Franglais

A friend of mine posted an article, How to speak Franglais, which so reminded me of my life these days.  The article is about a man, Miles Kington, who wrote a magazine series that taught French through the use of “Franglais.”  The article is written in his delightful mix of French and English that butchers both languages in a way that is unpretentious and immensely unintimidating. It is like learning French from your crazy aunt who can’t doesn’t know English well enough to keep her French out of her English– or maybe like learning French from your crazy Mom who doesn’t know French well enough to seamlessly describe every situation?   Always speaking a language that you are yourself still learning means that you default to the occasional English placeholder, though this situation is improving day by day!  And French being the language of motherhood I often throw French phrases into my English.  (I am still a bit disappointed in myself that I am that person, but it feels less pretentious and more silly when it is just what bubbles up when I get so excited about my baby’s cooing and is usually a pet name for his gros bidon.)  I am glad that someone found this to be an effective way to teach French!

Reflux, rest, and reengaging.

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It has been too long since I’ve written! Nelson has been battling with acid reflux which has been quite tragic for him, and his poor little parents haven’t been getting a lot of sleep or free time away from soothing our poor baby as a result. We were able to get him back to his happy self though, and aside from enjoying the flood of smiles he had been saving up, I should also have time to be back to regular updates.

While things were rough for poor Nelson and I was sleep deprived, my French speaking really dropped off. To some extent it is hard for me to tell if I was speaking less French, or just feeling like I was speaking less because it was so repetitive. I typically read him books and talk about all the different things we encounter, but in these past couple weeks I was instead always comforting him. I sang Au Clair de la Lune about two hundred times in two weeks, so there was French coming out of my mouth, but I got so delirious that I was smashing verses together and probably not even singing words at times.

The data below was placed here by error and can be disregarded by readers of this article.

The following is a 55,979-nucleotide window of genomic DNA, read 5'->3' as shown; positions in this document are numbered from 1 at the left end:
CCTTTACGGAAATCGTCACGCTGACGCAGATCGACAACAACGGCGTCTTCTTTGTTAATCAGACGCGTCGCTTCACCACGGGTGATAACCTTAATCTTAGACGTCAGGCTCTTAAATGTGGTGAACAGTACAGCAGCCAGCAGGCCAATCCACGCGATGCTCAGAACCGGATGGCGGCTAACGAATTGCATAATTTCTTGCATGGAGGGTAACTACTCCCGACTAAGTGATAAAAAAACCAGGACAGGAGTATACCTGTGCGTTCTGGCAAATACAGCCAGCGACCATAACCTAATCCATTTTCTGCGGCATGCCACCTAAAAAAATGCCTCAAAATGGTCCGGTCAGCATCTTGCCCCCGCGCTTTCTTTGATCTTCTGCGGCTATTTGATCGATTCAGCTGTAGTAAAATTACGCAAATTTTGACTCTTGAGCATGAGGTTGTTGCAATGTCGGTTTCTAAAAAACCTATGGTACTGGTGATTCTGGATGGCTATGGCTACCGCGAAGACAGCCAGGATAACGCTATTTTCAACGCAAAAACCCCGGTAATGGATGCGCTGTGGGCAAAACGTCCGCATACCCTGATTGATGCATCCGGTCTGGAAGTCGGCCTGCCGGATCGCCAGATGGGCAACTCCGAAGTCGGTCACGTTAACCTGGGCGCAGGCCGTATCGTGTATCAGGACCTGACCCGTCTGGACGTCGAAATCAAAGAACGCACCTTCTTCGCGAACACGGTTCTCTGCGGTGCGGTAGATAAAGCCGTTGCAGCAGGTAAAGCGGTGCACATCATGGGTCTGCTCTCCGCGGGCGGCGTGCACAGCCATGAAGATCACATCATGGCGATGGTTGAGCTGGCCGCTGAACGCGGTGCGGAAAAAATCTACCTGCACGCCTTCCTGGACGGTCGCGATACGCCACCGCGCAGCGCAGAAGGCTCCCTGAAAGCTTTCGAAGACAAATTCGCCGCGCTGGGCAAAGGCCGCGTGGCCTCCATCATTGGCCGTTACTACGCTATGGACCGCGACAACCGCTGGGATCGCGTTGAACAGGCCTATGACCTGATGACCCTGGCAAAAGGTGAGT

These past few weeks were also the first time I noticed myself code switching unintentionally. I feel like that is a little triumph. Everything I read about raising bilingual children talks about code switching– the dangers, the joys, the utility. To me it seemed so impossible, I was so far from comfortable enough with French to slip in and out of it effortlessly. I would sometimes say things in English, but just because I really didn’t know the word or phrase at all. Now I flow between English and French without knowing it quite often– and surprisingly, more often than not, it is the French that encroaches on the English. When I am around other English speakers and trying to speak English to the baby (a policy that I am reevaluating, I will almost certainly post soon about that!) the French just marches right in. Aside from the feeling of really being a REAL bilingual parent, it also makes me scared. The English does sometimes encroach on the French, and as tired as I was last week I often wouldn’t notice. Before we had a diagnosis for Nelson’s reflux I was worried about the entire bilingualism project. I was so tired that sometimes I wasn’t capable of putting together sentences in French, and what I was saying was so repetitive that I was afraid everything I know would just disappear *poof* into a cloud of little baby tears.

I think I learned a lot from these past two weeks. There were times before where I felt like I wasn’t doing enough, but this round I didn’t even have time to pause and evaluate. Life just happened. I felt like I was being swept along in a very fast current, and I was grabbing on to anything to keep the language anchored. But things were also moving fast enough that there was no time for guilt. I felt good about what I could do and what I was trying to do and tried to remind myself that this too would pass. Once things got better, I got right back in to it, and it felt so good to be speaking and reading and challenging myself and progressing again. It doesn’t always have to be perfect. It is the baseline, the habits that will make or break Nelson’s bilingualism and mine.

One other fantastic thing came from all of this. I was so happy to be back to speaking French that on Monday I introduced myself, in French, to a woman who is also a regular at the baby singalong that Nelson and I go to at the library. She always volunteers “bon matin” into the good morning song, and I had been meaning to introduce myself to her forever (one of my many anxiety-provoking-I-should-be-speaking-French situations). We had a real conversation, in French. She’s from Haiti, she asked me if I was from France, we talked about raising bilingual children, and about how her grandson has four different languages between his parents and grandparents (lucky kiddo!) and they fight about what he should learn and how. Oh, and she asked me if I was from France. I’ve basically been smiles and sunshine since!